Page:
It’s time to reconsider this heirloom wheat variety that’s hardier and more nutritious than hybrid wheat.
Whenever someone asks seventy-six-year-old farmer Narayan Gaikwad how he works ten hours in the scorching heat of Jambhali village in India’s Maharashtra state, he responds by asking people what they eat for breakfast. Gaikwad eats traditional sweet dumplings made using emmer wheat (Triticum dicoccum), jaggery (a kind of cane sugar), turmeric leaves, and split chickpea lentils. “Emmer wheat has a high protein and fiber content,” he explains. If he gets tired, he eats more of this snack, which he says helps him restore his energy.
For more than 150 years, the Gaikwad family has made these dumplings — called dalicha kanola in the regional Marathi language. They are one of the last families to do so. Over time, these dumplings have become harder to find, and although it once was common, emmer now makes up less than one percent of total wheat cultivation in India (the second-highest producer of wheat globally).
Emmer wheat (also known as farro) originated 10,000 years ago in the Middle East. Recently, however, it has been replaced with several genetically modified, hybrid wheat varieties that yield more in less time. In Maharashtra, the farmers cultivating hybrid varieties report a yield of almost 1,500 kilograms (3,300 pounds) of wheat per acre, whereas Gaikwad, who grows traditional emmer wheat, reports harvesting around 900 kilograms (roughly 2,000 pounds).
Gaikwad’s conviction that he owes his stamina and good health to his consumption of emmer wheat is backed up by promising research showing that it might be better than other varieties of wheat for people with diabetes. It is easy to digest, it’s rich in fiber, minerals, and vitamins, and it helps reduce triglycerides and bad cholesterol. Compared with modern wheat varieties, it has a higher protein content and is also rich in antioxidants, which help reduce cardiovascular risk factors.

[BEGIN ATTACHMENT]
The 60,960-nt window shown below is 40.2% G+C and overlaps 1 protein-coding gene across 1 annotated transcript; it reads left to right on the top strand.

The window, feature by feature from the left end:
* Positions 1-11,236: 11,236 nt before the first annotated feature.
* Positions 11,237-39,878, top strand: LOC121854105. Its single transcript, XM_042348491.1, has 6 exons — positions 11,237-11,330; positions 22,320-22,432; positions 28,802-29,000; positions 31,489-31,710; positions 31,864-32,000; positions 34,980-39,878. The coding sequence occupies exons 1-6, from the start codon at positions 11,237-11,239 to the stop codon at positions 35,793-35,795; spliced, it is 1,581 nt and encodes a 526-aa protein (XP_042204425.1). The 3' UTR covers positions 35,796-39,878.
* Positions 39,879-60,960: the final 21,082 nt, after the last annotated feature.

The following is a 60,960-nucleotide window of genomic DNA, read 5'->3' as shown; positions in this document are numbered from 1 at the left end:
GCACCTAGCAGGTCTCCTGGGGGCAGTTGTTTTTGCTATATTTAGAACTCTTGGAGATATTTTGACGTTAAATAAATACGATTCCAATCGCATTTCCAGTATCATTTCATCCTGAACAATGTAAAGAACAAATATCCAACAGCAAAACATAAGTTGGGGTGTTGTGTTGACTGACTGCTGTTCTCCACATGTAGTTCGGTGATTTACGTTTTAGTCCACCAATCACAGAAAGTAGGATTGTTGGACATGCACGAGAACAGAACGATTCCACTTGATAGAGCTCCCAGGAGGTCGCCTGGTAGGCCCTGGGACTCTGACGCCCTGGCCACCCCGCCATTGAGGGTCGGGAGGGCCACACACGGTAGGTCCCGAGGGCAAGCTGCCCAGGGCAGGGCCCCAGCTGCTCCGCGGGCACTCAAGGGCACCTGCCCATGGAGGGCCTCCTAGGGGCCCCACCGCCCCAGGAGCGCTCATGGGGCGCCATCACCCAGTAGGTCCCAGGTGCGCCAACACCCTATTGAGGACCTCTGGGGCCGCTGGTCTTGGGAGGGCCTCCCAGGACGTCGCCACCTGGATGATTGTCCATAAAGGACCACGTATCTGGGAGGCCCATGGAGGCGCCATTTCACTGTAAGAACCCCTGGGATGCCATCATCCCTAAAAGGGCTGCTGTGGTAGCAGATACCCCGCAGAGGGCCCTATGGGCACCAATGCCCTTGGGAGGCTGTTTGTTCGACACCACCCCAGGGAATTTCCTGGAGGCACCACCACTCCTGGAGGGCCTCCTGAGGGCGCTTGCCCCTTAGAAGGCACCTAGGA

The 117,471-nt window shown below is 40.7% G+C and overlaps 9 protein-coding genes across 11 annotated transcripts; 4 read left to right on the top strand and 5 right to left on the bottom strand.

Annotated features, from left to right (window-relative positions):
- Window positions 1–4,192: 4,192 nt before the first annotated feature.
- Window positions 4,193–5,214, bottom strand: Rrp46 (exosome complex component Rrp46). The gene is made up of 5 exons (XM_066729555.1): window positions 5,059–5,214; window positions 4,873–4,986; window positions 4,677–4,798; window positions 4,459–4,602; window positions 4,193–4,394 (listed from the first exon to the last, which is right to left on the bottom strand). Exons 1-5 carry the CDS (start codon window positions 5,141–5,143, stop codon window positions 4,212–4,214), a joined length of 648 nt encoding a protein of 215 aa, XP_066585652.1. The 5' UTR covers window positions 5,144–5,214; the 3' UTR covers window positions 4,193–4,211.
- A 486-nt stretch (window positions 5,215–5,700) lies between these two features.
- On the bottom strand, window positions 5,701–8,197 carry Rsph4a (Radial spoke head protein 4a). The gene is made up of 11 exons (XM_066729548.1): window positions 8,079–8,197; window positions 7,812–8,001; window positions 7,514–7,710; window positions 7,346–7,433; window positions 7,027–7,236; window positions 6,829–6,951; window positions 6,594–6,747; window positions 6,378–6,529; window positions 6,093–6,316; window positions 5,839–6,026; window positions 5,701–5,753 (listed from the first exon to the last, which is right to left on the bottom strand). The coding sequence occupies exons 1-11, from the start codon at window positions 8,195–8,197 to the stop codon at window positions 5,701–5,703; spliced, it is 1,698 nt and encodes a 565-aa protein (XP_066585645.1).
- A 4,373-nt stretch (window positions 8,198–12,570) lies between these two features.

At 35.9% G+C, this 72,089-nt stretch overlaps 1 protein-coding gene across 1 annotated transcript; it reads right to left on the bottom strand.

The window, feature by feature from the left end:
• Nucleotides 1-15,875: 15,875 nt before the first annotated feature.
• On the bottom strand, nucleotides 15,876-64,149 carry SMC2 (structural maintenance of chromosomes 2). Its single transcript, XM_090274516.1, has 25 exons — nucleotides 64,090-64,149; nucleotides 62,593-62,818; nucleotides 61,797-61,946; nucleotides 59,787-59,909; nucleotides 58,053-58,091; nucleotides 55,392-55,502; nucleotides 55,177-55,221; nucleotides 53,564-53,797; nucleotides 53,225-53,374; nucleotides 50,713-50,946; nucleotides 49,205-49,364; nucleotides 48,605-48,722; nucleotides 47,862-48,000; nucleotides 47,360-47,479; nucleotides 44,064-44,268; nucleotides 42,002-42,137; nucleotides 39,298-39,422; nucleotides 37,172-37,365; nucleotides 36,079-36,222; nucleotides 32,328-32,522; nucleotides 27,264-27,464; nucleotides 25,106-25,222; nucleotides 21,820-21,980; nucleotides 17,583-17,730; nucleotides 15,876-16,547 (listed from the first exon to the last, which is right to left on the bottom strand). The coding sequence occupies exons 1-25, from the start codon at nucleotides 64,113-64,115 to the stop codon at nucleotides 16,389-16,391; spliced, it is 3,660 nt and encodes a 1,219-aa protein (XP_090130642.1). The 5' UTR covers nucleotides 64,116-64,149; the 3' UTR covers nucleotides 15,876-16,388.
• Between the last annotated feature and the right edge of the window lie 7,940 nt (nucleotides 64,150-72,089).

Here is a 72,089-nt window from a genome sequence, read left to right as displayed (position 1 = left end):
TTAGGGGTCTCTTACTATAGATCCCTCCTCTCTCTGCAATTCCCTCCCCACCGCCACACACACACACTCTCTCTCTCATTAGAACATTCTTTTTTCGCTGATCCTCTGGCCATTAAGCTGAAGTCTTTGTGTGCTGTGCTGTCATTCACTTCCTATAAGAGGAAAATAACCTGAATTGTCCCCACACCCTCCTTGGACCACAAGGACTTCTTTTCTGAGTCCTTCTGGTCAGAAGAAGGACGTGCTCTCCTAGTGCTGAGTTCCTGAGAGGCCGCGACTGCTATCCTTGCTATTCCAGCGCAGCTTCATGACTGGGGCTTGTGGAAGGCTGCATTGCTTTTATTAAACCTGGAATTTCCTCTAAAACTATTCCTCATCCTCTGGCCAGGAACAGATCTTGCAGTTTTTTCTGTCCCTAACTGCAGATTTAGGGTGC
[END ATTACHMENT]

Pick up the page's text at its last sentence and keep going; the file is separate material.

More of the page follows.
But emmer wheat boasts another important attribute: because its strong husks separate into smaller components, called spikelets, that are impenetrable by pests, growing emmer wheat doesn’t require chemical pesticides. What’s more, it is extremely resilient — withstanding heat waves, heavy rainfall, and climatic fluctuations. Compared to hybrid varieties, emmer wheat can grow in both colder and warmer conditions, and in less fertile soils. In 2022, India reported a three percent decline in hybrid wheat yields owing to heat waves. The Indian Government responded by banning wheat exports, affecting several countries.
Locally, beyond being the main ingredient in Narayan’s breakfast dumplings, emmer wheat is used to make a pudding eaten during festivals and special occasions. And, according to Narayan, “wrestlers eat [emmer wheat] porridge and flatbread daily, which helps them remain fit. People always talk about eating nutritious food, but none want to grow healthy grains. By abandoning the traditional foods, we are decreasing our lifespan.”Print